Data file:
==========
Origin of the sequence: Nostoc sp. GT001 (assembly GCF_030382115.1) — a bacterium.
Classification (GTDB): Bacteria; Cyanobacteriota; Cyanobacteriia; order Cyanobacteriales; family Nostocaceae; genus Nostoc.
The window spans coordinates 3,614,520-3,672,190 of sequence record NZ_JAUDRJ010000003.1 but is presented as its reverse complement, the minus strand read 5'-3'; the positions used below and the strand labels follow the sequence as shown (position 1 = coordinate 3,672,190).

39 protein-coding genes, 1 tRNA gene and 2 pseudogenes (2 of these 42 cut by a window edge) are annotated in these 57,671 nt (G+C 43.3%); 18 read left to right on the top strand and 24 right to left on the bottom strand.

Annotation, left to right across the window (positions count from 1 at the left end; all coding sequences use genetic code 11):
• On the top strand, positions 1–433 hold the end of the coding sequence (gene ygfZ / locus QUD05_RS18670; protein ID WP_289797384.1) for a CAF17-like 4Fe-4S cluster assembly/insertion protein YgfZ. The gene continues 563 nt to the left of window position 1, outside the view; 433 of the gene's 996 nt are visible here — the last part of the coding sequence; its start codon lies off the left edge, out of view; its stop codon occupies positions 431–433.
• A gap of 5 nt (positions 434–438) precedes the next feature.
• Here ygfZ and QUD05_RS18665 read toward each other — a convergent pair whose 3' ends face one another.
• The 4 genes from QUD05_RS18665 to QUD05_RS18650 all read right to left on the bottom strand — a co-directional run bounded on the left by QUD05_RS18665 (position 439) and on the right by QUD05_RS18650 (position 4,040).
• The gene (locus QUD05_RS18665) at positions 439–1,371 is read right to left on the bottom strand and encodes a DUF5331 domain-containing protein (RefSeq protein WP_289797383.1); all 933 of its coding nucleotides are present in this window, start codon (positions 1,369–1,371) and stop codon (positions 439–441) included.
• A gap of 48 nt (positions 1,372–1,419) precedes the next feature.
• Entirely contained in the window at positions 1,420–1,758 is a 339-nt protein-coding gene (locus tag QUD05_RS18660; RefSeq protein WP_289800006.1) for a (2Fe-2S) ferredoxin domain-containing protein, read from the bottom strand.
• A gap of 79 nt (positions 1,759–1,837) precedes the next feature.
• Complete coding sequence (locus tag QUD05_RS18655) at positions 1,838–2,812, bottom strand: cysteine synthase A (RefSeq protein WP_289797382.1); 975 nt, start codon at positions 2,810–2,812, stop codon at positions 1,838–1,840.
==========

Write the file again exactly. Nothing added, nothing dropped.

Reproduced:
Origin of the sequence: Nostoc sp. GT001 (assembly GCF_030382115.1) — a bacterium.
Classification (GTDB): Bacteria; Cyanobacteriota; Cyanobacteriia; order Cyanobacteriales; family Nostocaceae; genus Nostoc.
The window spans coordinates 3,614,520-3,672,190 of sequence record NZ_JAUDRJ010000003.1 but is presented as its reverse complement, the minus strand read 5'-3'; the positions used below and the strand labels follow the sequence as shown (position 1 = coordinate 3,672,190).

39 protein-coding genes, 1 tRNA gene and 2 pseudogenes (2 of these 42 cut by a window edge) are annotated in these 57,671 nt (G+C 43.3%); 18 read left to right on the top strand and 24 right to left on the bottom strand.

Annotation, left to right across the window (positions count from 1 at the left end; all coding sequences use genetic code 11):
• On the top strand, positions 1–433 hold the end of the coding sequence (gene ygfZ / locus QUD05_RS18670; protein ID WP_289797384.1) for a CAF17-like 4Fe-4S cluster assembly/insertion protein YgfZ. The gene continues 563 nt to the left of window position 1, outside the view; 433 of the gene's 996 nt are visible here — the last part of the coding sequence; its start codon lies off the left edge, out of view; its stop codon occupies positions 431–433.
• A gap of 5 nt (positions 434–438) precedes the next feature.
• Here ygfZ and QUD05_RS18665 read toward each other — a convergent pair whose 3' ends face one another.
• The 4 genes from QUD05_RS18665 to QUD05_RS18650 all read right to left on the bottom strand — a co-directional run bounded on the left by QUD05_RS18665 (position 439) and on the right by QUD05_RS18650 (position 4,040).
• The gene (locus QUD05_RS18665) at positions 439–1,371 is read right to left on the bottom strand and encodes a DUF5331 domain-containing protein (RefSeq protein WP_289797383.1); all 933 of its coding nucleotides are present in this window, start codon (positions 1,369–1,371) and stop codon (positions 439–441) included.
• A gap of 48 nt (positions 1,372–1,419) precedes the next feature.
• Entirely contained in the window at positions 1,420–1,758 is a 339-nt protein-coding gene (locus tag QUD05_RS18660; RefSeq protein WP_289800006.1) for a (2Fe-2S) ferredoxin domain-containing protein, read from the bottom strand.
• A gap of 79 nt (positions 1,759–1,837) precedes the next feature.
• Complete coding sequence (locus tag QUD05_RS18655) at positions 1,838–2,812, bottom strand: cysteine synthase A (RefSeq protein WP_289797382.1); 975 nt, start codon at positions 2,810–2,812, stop codon at positions 1,838–1,840.